Design a Rainstick
A rainstick is a neat way to use the senses of hearing, sight, and touch. As a family, you can make your own rainstick using an empty paper towel roll. Kids can decorate the outside of the rainstick, and then marvel as the stick makes a sound exactly like rain. PBS has full instructions.
Paint with Shaving Cream
Shaving cream has an interesting texture, making it perfect for some messy sensory play fun. All you have to do is put shaving cream on a baking sheet and watch your little ones draw pictures in it or simply squish it between their fingers. You can take it up a notch by adding some food coloring to the shaving cream.
Pop the Bubbles on Bubble Wrap
A bubble wrap play mat is a great sensory activity for your kids—and yourself! Tape bubble wrap to your floor using painters’ tape, then join your kids in coming up with creative ways to pop the bubbles. From fancy dance-floor footwork to good old-fashioned crawling, this activity combines sound and touch with fun.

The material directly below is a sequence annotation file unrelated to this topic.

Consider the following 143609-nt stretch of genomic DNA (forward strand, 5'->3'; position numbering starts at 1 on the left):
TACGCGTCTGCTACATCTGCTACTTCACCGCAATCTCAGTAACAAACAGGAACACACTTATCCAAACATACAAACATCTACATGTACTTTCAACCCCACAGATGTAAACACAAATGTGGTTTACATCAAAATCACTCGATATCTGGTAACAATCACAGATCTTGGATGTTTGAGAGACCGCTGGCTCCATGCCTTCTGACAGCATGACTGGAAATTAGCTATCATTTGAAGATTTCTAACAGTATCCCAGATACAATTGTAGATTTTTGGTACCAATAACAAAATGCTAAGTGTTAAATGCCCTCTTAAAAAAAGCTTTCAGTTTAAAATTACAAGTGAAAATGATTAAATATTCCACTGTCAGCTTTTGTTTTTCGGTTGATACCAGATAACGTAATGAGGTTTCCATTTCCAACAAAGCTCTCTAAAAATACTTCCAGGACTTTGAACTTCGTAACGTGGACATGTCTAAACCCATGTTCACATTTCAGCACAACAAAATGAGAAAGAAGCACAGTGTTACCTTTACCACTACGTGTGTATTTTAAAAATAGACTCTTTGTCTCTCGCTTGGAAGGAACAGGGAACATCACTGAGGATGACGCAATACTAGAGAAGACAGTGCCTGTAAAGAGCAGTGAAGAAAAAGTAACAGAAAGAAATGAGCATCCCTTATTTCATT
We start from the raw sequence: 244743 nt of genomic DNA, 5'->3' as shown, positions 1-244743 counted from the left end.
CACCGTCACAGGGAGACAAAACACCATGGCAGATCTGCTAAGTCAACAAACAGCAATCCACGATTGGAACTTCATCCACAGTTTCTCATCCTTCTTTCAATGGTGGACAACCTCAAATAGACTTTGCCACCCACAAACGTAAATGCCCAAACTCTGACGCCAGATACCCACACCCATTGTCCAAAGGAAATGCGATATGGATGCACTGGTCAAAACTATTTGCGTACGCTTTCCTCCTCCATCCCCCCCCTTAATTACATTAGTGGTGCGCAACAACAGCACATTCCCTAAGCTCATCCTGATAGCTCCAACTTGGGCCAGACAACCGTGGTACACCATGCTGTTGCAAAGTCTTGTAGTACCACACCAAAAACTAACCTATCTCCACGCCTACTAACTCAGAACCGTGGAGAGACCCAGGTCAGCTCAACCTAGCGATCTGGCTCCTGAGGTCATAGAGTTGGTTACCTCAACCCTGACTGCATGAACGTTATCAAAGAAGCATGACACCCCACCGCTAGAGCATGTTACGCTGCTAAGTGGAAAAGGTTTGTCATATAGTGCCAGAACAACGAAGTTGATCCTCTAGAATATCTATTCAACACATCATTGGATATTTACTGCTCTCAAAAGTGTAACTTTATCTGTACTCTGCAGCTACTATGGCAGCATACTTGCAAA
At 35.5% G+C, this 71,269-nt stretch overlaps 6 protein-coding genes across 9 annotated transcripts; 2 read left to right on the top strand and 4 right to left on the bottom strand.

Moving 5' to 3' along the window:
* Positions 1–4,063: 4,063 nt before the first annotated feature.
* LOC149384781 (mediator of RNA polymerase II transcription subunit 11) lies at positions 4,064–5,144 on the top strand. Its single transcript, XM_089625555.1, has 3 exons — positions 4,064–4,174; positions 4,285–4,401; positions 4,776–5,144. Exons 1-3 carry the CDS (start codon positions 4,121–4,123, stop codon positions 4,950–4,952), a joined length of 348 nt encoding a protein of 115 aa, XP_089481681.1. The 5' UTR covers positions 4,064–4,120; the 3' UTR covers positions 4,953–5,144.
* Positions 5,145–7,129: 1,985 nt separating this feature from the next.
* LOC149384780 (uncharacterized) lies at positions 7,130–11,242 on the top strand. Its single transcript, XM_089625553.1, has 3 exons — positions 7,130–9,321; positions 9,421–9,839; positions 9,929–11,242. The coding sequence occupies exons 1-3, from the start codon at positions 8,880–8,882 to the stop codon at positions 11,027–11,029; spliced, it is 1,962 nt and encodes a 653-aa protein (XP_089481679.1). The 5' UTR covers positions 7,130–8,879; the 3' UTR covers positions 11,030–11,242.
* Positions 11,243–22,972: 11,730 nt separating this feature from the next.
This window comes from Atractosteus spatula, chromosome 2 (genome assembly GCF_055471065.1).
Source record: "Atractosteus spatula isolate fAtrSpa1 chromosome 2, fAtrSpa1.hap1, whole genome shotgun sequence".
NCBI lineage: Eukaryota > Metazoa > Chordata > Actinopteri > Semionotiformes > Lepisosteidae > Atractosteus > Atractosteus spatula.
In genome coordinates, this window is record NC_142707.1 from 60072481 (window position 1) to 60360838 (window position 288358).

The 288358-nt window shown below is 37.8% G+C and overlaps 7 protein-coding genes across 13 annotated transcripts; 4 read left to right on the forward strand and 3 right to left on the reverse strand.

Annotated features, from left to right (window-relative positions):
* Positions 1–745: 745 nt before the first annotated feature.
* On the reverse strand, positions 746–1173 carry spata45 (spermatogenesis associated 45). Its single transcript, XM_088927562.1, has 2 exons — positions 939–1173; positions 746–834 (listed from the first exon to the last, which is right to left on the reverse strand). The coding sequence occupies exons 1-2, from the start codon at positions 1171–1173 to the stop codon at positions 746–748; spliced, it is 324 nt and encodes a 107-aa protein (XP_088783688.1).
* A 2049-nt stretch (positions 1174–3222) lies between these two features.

Taste Homemade Ice Cream
Sensory exploration is not only fun, but it also can be tasty! For example, there are tons of recipes for homemade ice cream. Making ice cream together as a family is a great way to bond, use your senses, and teach your kids some basic math and science.
Create Edible Sensory Playballs
Another fun activity to try as a family is to create edible sensory playballs. These balls are made primarily of Jell-O in assorted flavors. Once you finish making the playballs, you can smash them, squish them, and eat them! It’s fun everyone will enjoy.
Make Edible Playdough
Playdough is a fantastic sensory item, but if you have little ones, you run the risk of it ending up in their mouths. (A basic knowledge of first aid and CPR is never a bad idea for parents helping their kids explore.) Instead of having to worry about this great sensory activity being harmful, look for DIY recipes for edible playdough. This way your kids can safely squish, squash, build and taste to their heart’s delight.
Get Silly with Slime
Slime is all the rage—and for good reason! Making slime is super fun, and it is also a great way to engage the senses and learn a little something new. Here are Home Science Tools’ four most popular recipes for this goopy sensory activity.